"The obstacle is the path." A Zen proverb.
How many times do the things that appear to be in our way actually turn out to be what guides us and helps us to move forward, experience joy, change our perspective, provide direction to discover answers toward goal attainment, or deepen our understanding of a problem and its solution? An obstacle and its resulting experience last week have compelled me to write this blog entry. It is still with me in such a profound way that I must write about it in hopes that it may help others, or at least offer a moment to stop, smile, and in the face of all the negative world news, renew any lost faith in humanity.
Some people believe all things happen for a reason. Others do not. I am not here to tell you which one is right, but I did experience a domino effect of events that led to my experience. I'm not sure how far back the dominos really go, but I can go back at least a few.
My dog is currently enrolled in an obedience class on Tuesday nights. Last Tuesday my kids had a mandatory sports team meeting, so we had to take our dog to a make-up class. However, it wasn't at our regular class location. It was at another location on the other side of town about 25 minutes away with the traffic that night. We made up the class on Thursday night.
On the way home, I was stopped at a fork in the road. To the right traffic flowed freely. To the left, I would encounter a red light but a more direct route home. I waited for the light and turned left. Up ahead an elderly woman's car had broken down and she was alone. Her car was almost in the intersection. It was dark out and difficult to see her or the car. I was in the left-hand turn lane, but had my daughter roll down her window. I called across three lanes of traffic, "Excuse me. Do you need help?"
"Yes! Please. Oh, thank you!" she responded.
"OK, I'm going to turn around and come back to help you."
"God Bless You!" she called.
I turned around and went back. As I arrived, three young men who were strangers crossing the street at that time had stopped to help move her car out of the street and into a lighted parking lot on the corner. One of the young men, in his early twenties, put down his dinner he had just purchased and opened the hood of her car. He used the light on his phone to check around and see if he could solve the problem. He then offered a few ideas.
As time went on, the two other men left and went on their way, but this man and I stayed with this woman. Her name was Maryanne. She did not have a cell phone, so she handed me her AAA card and I called for her. She then spent time talking to AAA about her problem before a tow truck was dispatched to our location. She also shared the long history of her car, as well as the adviced her deceased husband had given her about the car when he was still alive. She remebered these memories with great smiles, laughter and joy.
As we waited for the tow truck, she and I learned that the young man helping, Peter, worked for his bother's painting company. Amazingly, she had been thinking about getting some painting work done in her house and was so happy to meet someone who could do the work, and about whom she felt comfortable coming into her home. She couldn't believe her luck!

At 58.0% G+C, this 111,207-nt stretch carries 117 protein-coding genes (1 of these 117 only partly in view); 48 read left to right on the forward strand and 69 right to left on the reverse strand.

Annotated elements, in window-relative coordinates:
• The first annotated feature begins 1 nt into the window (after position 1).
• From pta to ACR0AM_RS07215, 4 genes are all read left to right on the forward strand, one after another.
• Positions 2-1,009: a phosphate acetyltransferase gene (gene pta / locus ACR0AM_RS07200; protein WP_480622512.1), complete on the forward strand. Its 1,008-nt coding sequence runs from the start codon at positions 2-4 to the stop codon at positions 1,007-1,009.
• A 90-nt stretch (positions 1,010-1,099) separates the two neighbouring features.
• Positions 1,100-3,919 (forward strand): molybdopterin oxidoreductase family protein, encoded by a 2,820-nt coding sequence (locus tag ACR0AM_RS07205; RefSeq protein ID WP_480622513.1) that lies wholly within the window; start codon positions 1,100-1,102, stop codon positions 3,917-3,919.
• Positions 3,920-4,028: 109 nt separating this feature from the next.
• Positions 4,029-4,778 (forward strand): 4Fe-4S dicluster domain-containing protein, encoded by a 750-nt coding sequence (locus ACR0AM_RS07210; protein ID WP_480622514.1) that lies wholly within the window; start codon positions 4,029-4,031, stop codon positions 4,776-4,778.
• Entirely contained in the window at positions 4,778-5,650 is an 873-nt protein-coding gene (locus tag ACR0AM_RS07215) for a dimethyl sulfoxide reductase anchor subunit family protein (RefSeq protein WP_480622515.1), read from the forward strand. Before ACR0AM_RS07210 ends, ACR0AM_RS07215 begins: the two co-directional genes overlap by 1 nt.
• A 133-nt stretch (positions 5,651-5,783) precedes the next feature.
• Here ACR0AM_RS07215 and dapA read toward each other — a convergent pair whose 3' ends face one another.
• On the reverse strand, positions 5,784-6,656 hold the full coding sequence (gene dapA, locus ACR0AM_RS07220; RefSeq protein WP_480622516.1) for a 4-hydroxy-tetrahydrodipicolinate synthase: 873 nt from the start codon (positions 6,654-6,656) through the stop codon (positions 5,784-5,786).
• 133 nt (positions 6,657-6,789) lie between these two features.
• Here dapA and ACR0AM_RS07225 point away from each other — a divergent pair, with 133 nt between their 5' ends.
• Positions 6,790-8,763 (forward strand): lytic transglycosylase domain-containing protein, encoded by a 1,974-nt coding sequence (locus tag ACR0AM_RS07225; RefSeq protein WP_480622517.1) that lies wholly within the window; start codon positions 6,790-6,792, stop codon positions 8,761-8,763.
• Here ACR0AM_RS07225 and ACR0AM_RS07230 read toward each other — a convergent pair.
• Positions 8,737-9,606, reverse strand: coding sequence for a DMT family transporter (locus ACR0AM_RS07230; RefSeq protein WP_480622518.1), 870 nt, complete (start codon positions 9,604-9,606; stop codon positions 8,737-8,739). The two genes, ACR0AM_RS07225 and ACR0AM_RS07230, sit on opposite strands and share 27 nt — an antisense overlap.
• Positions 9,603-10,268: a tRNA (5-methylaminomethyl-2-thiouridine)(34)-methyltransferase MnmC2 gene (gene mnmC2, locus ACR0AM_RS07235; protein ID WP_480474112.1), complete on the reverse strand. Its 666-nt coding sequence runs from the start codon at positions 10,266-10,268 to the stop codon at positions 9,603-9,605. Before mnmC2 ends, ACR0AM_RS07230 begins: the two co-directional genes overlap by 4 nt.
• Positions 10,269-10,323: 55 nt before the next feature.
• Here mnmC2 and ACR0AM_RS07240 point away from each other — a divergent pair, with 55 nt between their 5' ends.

Peter was also a pretty good mechanic and understood a good deal of what might be going on. I had jumper cables in my car, so I pulled my car around to see if I could give her a jump. That didn't work. Then I got behind her wheel, and Peter and I worked together to try out some of his theories. I gave it some gas as he tinkered under the hood. That didn't work either. I got out of the car and stood near Maryanne. We talked and talked. She couldn't believe how lucky she was to cross paths with us, and that we were still there with her. Maryanne tried to convince us both that she would be fine waiting in her car for the tow truck. Peter and I were not leaving. Maryanne and I discovered that we had similar backgrounds and enjoyed each other's company.
She reached into her car, brought out a jacket and told me to put on the jacket and stay warm. I tried to explain I was fine, but she insisted. So, I put on the jacket. I admit, I was warmer. While we were all talking, the AAA tow truck arrived. The driver assessed the situaiton and got the car started. Peter, Maryanne and I exchanged phone numbers before the tow truck driver decided to follow her home. Hugs all around. The tow truck driver was so touched by this situation that he commented on how fortunate Maryanne was that night. She agreed.
She said goodbye to my kids and my dog, and blew kisses as she got into her car. The tow truck indeed followed her home. A few minutes after I arrived home, my phone rang. It was the tow truck driver calling to let me know that Maryanne got home OK, and that because of how nice we all were, and how I had stopped to help, that he was not going to log the phone call so that I would still have my full amount of calls in case I needed them again.
While I certainly did not expect that gesture of kindness, I was very glad I decided to turn left at the fork in the road that night. Maryanne did wind up calling Peter for some painting jobs around her house. She and I have spoken several times and we plan to continue to do so. I'm happy to say that I made a new friend that night, and I'm even happier that my kids saw people demonstrating genuine kindness for no other reason than it was the right thing to do. Turning left also made me realize how important it is to be available outside of a routine and a schedule so that we can allow for the opportunities that are around us to experience the beauty and joy of life.
The obstacle is the path. Embrace your next obstacle. You never know the joy you may experience because of it.